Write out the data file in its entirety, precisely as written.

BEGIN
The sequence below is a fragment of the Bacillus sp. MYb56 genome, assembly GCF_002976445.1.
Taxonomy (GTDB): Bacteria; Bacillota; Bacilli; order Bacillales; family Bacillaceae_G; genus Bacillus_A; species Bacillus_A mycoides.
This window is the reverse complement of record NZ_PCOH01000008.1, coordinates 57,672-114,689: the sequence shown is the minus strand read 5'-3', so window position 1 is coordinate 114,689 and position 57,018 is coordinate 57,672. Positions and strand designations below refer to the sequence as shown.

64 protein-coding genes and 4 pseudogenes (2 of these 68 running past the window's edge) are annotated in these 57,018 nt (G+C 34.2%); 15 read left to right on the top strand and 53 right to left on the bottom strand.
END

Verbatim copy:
The sequence below is a fragment of the Bacillus sp. MYb56 genome, assembly GCF_002976445.1.
Taxonomy (GTDB): Bacteria; Bacillota; Bacilli; order Bacillales; family Bacillaceae_G; genus Bacillus_A; species Bacillus_A mycoides.
This window is the reverse complement of record NZ_PCOH01000008.1, coordinates 57,672-114,689: the sequence shown is the minus strand read 5'-3', so window position 1 is coordinate 114,689 and position 57,018 is coordinate 57,672. Positions and strand designations below refer to the sequence as shown.

64 protein-coding genes and 4 pseudogenes (2 of these 68 running past the window's edge) are annotated in these 57,018 nt (G+C 34.2%); 15 read left to right on the top strand and 53 right to left on the bottom strand.